The distressed condition of the predecessors of the high and mighty States-general, whom, after so many changes, the Almighty God hath, to the admiration of the whole world, brought into a safe haven, however Sirius, a Spanish writer, jesting with those of Holland and their confederates, did say, What can the Hollanders do against the King of Spain? As now, some scoffingly ask, How can the Scots stand against the powerful English? Is an eminent and visible example, that it is all one, with the Lord, to help with few or with many, and that, when all strength and human hopes do fail, he will arise gloriously, for the deliverance of the righteous, crowning them, in the end, with honour and good success.
1. Shall we then look upon the present successes, and prosperity of that party, as alone unchangeable, for the which such strange grounds are by them pretended, as are no where found, being so diametrically opposite, according to the declaration of the said divines in and about London. To
1. God's holy word.
5. The constitutions, particularly of the kingdom of England, who, above all other people, most obsequiously and affectionately regard and reverence their Kings, as in those maxims of their law, Rex non moritur, Rer nulli facit injuriam, &c.
6. The judgment of all casuists.
7. Their oaths of fealty, supremacy, and allegiance, repeated particularly at the admission of every member into the House of Commons ; their protestation, their covenant, their solemn league and covenant, and an hundred declarations, besides the publick faith of the kingdom of England, solemnly given to the commissioners of the kingdom of Scotland, upon their receiving his Majesty at Newcastle, in all which, they professed to the world, that they would maintain and preserve, with their lives and estates, the King's person, honour, rights, and roya) posterity.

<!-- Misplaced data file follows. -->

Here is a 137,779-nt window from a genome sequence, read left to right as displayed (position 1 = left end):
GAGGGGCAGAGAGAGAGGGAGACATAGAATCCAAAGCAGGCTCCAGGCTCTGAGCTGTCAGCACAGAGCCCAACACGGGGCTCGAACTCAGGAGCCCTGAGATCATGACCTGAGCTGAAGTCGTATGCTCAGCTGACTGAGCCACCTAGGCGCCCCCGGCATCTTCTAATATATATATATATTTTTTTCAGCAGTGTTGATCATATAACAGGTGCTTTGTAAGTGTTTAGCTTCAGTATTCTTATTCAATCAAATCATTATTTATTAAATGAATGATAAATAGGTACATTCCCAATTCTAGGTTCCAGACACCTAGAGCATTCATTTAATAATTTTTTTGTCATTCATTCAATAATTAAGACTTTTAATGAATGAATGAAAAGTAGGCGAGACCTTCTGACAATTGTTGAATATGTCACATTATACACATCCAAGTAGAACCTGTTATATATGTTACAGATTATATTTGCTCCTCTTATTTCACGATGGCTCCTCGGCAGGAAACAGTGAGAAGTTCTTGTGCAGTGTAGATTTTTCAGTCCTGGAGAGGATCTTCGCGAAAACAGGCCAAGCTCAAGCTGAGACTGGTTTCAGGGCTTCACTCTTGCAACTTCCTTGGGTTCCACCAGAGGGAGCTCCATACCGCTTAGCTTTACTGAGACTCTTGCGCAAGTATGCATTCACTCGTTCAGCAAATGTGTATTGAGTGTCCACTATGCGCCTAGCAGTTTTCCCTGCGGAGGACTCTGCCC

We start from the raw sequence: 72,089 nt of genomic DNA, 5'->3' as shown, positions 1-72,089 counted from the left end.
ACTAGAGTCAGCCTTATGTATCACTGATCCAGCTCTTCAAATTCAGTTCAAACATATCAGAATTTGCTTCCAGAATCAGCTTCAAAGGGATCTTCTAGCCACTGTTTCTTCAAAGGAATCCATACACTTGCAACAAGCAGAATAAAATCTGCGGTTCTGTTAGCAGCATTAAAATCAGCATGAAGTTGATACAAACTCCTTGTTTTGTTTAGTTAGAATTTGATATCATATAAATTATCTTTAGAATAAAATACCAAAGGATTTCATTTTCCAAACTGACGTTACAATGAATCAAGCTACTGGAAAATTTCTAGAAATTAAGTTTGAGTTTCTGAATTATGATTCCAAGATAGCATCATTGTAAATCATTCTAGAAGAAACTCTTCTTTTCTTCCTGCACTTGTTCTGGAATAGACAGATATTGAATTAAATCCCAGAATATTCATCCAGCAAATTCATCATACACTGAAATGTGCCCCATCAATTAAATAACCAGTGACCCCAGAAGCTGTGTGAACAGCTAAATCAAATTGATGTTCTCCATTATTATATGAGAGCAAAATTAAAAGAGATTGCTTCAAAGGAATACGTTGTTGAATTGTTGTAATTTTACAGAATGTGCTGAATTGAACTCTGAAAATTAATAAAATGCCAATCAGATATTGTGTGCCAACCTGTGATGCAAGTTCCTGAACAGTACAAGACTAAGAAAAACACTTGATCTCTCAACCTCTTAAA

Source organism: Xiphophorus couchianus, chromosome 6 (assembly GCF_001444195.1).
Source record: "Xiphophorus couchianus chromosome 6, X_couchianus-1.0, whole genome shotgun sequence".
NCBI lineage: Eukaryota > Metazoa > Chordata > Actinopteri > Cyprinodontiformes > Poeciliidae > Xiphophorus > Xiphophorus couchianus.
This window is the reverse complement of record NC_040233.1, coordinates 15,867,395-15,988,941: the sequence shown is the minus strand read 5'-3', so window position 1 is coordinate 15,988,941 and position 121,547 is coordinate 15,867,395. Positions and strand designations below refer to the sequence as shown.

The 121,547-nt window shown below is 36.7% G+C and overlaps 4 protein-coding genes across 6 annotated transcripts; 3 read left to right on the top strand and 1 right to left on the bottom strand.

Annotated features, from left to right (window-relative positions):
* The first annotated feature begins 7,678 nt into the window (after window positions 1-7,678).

II. Or, shall we rest satisfied in the sophistry of those sectaries, who, out of Christ's answer to the subtle questions of the Herodians and Pharisees, if it were lawful to give tribute to Cæsar, answ
swered, Ostendite mihi numisma, cujus habet imaginem? infer that, fide implicita, the party now in England, is to be acknowledged, withoui any further enquiry or examination, since our Saviour's answer speaks nothing for their advan. tage. But, on the contrary, his commanding tribute to be given to Cæsar, whom the Jews formerly acknowledged to be their King, confirmeth and establisheth lawful power, and consequently condemneth sedition and rebellion; else David should have submitted unto and acquicsced in the usurped power of Absalom, who was possessed of all the land, even unto Jordan, and carried away all Israel after him; and Solomon in the power of Adonijah, Johoiada in Athaliah's, and the Maccabees in the power of Antiochus Epiphanes, the grand enemy of the Jews; yea, the estates of the Cnited Provinces should have then obeyed the force of the Duke of Alva, who, by the emblem of his statue formerly set up in Antwerp, did signify that he had invested himself with the absolute power. It is well said hy one of the ancients, Omnis potestas est à Deo; sed acquisitio potrstatis, furlo, rapina, incendio, aut perduellione, non est à Deo, sed ab hominum affectibus et Satanæ mulitia,
III Or, may we suffer ourselves to be abused by the examples and precedents, which the said sectaries alledge of the Kings, Edward the Second, and Richard the Second, who, by reason of their incapacity, were forced to resign their crowns, the one to his son, the other to his competitor King Henry the Fourth, but neither of them w an inconsiderable, small remainder of an House of Commons, or the people ? Only, in a full parlament, both their resignations were confirmed, and neither executed, but were always afterwards honourably entertained; yea, one Roger Mortimer, which is worth the observing, the chief author and actor in deposing of Edward the Second, and crowning his son Edward the Third in his father's place, according to which precedent his Majesty Charles the Second, ought by these to have been crowned, was by a parliament four years after, together with his fellow-murderers, condemned as a traitor and enemy to the King and kingdom, because he killed the said deposed King in Berkely Castle.
Besides, the now prevailing party, by solemn protestations, did publish and declare to all the world, that they did not intend to follow those accursed precedents, although they should suffer never so much by the King and his party. Exact. Collect. pag. 69.